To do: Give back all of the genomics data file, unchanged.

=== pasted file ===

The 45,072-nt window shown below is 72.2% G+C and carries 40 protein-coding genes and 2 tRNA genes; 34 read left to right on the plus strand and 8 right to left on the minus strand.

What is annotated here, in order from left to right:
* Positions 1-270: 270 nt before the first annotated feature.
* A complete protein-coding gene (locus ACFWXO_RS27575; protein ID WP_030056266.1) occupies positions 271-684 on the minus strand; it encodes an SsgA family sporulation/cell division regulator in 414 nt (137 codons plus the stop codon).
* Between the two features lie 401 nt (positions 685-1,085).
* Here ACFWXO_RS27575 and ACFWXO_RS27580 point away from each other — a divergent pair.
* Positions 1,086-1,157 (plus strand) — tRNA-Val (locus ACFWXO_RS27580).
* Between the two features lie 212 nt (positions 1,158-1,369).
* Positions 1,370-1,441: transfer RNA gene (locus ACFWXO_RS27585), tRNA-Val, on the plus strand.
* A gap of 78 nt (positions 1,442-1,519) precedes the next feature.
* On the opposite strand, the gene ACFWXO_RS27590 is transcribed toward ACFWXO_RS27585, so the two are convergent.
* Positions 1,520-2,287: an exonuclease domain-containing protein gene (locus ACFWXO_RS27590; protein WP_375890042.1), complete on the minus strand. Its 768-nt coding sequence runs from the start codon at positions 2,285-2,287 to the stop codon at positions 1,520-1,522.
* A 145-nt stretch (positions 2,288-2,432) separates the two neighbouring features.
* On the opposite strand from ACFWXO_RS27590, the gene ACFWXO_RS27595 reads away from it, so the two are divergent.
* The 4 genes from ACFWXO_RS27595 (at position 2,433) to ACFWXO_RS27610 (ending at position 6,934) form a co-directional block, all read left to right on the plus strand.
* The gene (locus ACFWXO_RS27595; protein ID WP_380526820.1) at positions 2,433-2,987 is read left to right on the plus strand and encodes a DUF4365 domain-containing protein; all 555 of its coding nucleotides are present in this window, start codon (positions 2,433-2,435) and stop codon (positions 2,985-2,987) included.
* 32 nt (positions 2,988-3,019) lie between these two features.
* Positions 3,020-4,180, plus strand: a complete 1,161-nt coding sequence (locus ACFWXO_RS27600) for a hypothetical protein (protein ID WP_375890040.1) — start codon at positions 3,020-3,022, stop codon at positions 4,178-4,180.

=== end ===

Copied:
The 45,072-nt window shown below is 72.2% G+C and carries 40 protein-coding genes and 2 tRNA genes; 34 read left to right on the plus strand and 8 right to left on the minus strand.

What is annotated here, in order from left to right:
* Positions 1-270: 270 nt before the first annotated feature.
* A complete protein-coding gene (locus ACFWXO_RS27575; protein ID WP_030056266.1) occupies positions 271-684 on the minus strand; it encodes an SsgA family sporulation/cell division regulator in 414 nt (137 codons plus the stop codon).
* Between the two features lie 401 nt (positions 685-1,085).
* Here ACFWXO_RS27575 and ACFWXO_RS27580 point away from each other — a divergent pair.
* Positions 1,086-1,157 (plus strand) — tRNA-Val (locus ACFWXO_RS27580).
* Between the two features lie 212 nt (positions 1,158-1,369).
* Positions 1,370-1,441: transfer RNA gene (locus ACFWXO_RS27585), tRNA-Val, on the plus strand.
* A gap of 78 nt (positions 1,442-1,519) precedes the next feature.
* On the opposite strand, the gene ACFWXO_RS27590 is transcribed toward ACFWXO_RS27585, so the two are convergent.
* Positions 1,520-2,287: an exonuclease domain-containing protein gene (locus ACFWXO_RS27590; protein WP_375890042.1), complete on the minus strand. Its 768-nt coding sequence runs from the start codon at positions 2,285-2,287 to the stop codon at positions 1,520-1,522.
* A 145-nt stretch (positions 2,288-2,432) separates the two neighbouring features.
* On the opposite strand from ACFWXO_RS27590, the gene ACFWXO_RS27595 reads away from it, so the two are divergent.
* The 4 genes from ACFWXO_RS27595 (at position 2,433) to ACFWXO_RS27610 (ending at position 6,934) form a co-directional block, all read left to right on the plus strand.
* The gene (locus ACFWXO_RS27595; protein ID WP_380526820.1) at positions 2,433-2,987 is read left to right on the plus strand and encodes a DUF4365 domain-containing protein; all 555 of its coding nucleotides are present in this window, start codon (positions 2,433-2,435) and stop codon (positions 2,985-2,987) included.
* 32 nt (positions 2,988-3,019) lie between these two features.
* Positions 3,020-4,180, plus strand: a complete 1,161-nt coding sequence (locus ACFWXO_RS27600) for a hypothetical protein (protein ID WP_375890040.1) — start codon at positions 3,020-3,022, stop codon at positions 4,178-4,180.